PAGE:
Since I’m only going to be posting these notes once or twice a year, and since more advanced libraries also have music rooms (or options to listen/borrow music CDs/vinyl/tapes/etc), I’m returning my music-learning notes here. Good continuity since I’m also posting about chess and language learning, anyway.
I’ve been on quite a journey since last year between my trigger thumb issues and my spine injury that had me bedridden in the hospital for nearly five weeks. Suffice it to say, I wasn’t ready for exams in 2022.
I still don’t feel ready for exams. I haven’t been able to practice enough due to increasing workload (yes, even while incapacitated I never stopped working) and the fact that I am now an active author again. But still, I have managed to get some kind of groove and rhythm going.
With increasing complexity/intensity of both my piano and classical-guitar learning, I find that it’s not always possible to practice both instruments on the same day so I really need to strategise my practising time. On days when I just cannot because of health or fatigue, I don’t fault myself for not practising. Life’s hard enough. When I *do* practice, I spend almost an hour with my Hanon drills before I work with pieces for my piano exams (though I’m also flirting with Debussy and non-exam Bartok pieces during weekends). Ditto with classical guitar, I can spend close to an hour doing warmups, scales and technique-related work before I actually practice the pieces. But I think this is a good thing — despite all of the setbacks, I think I might actually be playing better in some ways. Really glad to now have teachers for both instruments who very intensely coach me through technical work — which I badly need.
I do miss the days of practising 3-4 hours a day because that was magic. It’s no longer possible, because I am stretched in too many areas at once and I need to prioritise my health first. As always, it’s about finding that balance and this year’s been aided by the epiphany that I will always be an author first. I wasn’t sure of that before, in 2020 when I started (or rebooted) this journey. I’m sure of it now. I love music and will always be a composer, but I am always an author first. With that realisation came release. It’s really too late to make much of anything, seriously flinging myself into formal learning this late in life. But it’s not too late for composition or even recording. That’s a later option. Right now I just want to enjoy playing the exam pieces I’ve selected and hopefully not do too badly in exams. My aspirations for my composition remain the same, however. As far as I’m concerned I’m working not just towards performance diplomas but music theory diplomas and composition diplomas.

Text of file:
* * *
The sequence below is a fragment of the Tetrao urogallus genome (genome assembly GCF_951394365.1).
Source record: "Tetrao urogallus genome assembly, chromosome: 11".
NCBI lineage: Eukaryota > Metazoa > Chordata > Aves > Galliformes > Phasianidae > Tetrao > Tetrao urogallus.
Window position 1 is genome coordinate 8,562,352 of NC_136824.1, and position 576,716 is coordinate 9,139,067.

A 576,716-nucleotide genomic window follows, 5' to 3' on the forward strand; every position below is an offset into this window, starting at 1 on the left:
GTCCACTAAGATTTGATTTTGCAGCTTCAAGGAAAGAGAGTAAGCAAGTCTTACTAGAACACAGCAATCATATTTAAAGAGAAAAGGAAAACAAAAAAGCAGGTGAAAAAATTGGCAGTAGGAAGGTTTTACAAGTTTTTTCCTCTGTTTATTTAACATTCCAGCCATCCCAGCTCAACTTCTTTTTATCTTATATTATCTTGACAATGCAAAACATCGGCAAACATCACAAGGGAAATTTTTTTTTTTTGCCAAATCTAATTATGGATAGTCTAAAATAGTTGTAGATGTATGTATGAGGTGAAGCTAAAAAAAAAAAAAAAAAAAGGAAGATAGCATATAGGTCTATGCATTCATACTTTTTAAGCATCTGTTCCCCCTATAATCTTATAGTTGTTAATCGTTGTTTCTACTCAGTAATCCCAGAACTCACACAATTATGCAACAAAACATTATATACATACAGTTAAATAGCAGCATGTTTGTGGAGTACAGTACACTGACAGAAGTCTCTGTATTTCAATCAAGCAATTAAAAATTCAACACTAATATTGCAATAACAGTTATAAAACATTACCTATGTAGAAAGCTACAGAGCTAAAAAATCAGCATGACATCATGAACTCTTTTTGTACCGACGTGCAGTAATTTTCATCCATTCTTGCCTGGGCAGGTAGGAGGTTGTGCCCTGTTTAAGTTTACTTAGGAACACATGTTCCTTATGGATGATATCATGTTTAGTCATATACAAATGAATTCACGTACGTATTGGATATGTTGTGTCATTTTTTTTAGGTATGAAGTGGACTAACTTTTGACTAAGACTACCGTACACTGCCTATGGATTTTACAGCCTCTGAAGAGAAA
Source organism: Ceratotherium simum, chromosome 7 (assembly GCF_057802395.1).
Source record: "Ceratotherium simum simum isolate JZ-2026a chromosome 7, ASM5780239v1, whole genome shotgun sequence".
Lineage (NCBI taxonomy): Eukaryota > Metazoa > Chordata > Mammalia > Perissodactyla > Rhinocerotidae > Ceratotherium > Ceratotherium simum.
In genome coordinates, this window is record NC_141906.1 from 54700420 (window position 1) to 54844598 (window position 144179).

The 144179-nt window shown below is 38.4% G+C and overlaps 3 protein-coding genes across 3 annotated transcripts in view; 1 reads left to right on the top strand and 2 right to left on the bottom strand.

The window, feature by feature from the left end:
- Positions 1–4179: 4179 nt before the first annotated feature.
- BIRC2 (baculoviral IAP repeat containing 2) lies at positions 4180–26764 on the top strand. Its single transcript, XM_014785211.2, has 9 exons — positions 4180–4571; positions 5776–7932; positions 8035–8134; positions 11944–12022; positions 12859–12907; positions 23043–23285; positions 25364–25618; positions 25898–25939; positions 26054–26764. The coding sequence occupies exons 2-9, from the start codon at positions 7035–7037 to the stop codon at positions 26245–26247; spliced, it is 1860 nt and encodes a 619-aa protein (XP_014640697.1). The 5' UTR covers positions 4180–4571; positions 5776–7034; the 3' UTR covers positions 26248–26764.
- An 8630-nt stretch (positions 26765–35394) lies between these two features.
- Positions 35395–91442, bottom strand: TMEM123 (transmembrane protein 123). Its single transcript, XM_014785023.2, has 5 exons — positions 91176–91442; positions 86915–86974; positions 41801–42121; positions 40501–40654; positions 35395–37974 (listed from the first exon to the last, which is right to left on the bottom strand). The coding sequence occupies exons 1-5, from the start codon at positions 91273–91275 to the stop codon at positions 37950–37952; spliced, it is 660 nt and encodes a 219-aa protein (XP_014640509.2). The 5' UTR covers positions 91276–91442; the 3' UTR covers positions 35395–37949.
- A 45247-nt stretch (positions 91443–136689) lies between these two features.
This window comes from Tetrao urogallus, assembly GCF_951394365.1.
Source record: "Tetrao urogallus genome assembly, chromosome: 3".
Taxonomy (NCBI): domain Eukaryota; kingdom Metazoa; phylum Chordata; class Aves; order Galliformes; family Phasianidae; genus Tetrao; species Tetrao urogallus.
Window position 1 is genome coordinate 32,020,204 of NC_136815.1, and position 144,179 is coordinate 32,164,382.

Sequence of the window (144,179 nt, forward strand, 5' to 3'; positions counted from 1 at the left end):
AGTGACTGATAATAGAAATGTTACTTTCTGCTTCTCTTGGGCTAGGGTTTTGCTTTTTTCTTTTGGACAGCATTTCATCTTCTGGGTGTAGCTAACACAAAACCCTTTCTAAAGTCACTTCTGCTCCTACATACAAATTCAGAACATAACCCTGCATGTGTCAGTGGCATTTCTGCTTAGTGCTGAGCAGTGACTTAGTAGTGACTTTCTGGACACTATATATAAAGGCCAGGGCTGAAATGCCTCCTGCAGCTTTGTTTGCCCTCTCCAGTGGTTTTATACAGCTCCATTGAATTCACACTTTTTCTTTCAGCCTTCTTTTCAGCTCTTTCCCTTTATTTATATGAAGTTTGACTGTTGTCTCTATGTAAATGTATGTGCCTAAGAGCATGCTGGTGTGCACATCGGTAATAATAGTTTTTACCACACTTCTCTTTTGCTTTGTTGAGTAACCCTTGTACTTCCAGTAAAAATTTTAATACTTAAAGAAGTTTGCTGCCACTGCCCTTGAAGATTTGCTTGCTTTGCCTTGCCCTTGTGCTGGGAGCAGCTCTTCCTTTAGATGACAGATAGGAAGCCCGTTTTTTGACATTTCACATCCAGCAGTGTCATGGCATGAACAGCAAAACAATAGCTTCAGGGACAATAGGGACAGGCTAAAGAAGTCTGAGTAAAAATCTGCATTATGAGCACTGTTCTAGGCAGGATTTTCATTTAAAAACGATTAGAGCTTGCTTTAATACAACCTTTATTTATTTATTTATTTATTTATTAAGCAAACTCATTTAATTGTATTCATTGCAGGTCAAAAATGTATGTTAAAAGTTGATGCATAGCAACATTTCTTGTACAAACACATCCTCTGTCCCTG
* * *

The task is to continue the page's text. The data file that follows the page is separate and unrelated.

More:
My selection of pieces have not changed for piano (Grade 2): da Gambarini, Madden, Crosby-Gaudet, and Bartok. In fact my teacher thinks I’m ready for exam recordings but I told her that it’s too intense right now so I’ll submit maybe in June. For classical guitar (Trinity College Grade 6), I swapped out the Piazzolla for Mertz’s Capriccio after I fell head-over-heels in love with it. I am not done learning it because it’s so difficult! But it is so beautiful and so epic that I will be so happy once I can play it fluently.
In fact, I think some of the Grade 7 pieces I’ve played to decide if I wanted them for exams seem easier than some parts of the Capriccio. But I’ve never been one to back down from a musical challenge so I’m slowly working on the problem areas. The problem areas are essentially my weaknesses across the board when it comes to Classical Guitar playing so it’s good to have a piece that needs me to confront those weaknesses head-on and to work slowly on those notes, bar by bar, isolating the different elements with each session.
I’m probably going to sit for the Grade 2 piano exams first before starting work for my music theory exam at around Grade 3. I’ll sit my Grade 6 classical guitar exams later this year. I’m tempted to hold out till December but that is probably not wise. Instead, I need to work smart and practice smart(er).
Nothing else to report except that composition-wise I’ve been notating more and am getting more comfortable notating for piano (doing both staves as I notate). Increased music theory knowledge has done things to my composition, which makes me feel like everything I’ve done before was so incredibly lacking in depth and dimension. Which doesn’t mean I’m happy with what I am doing now, but at least I have some sense of musical direction. And we must all be content with that.
I’ll post another note later this year when I’ve completed all exams and have hopefully attained the grades. I’m excited to start working on new pieces for both instruments so I have to make sure I do well enough to attain both grades.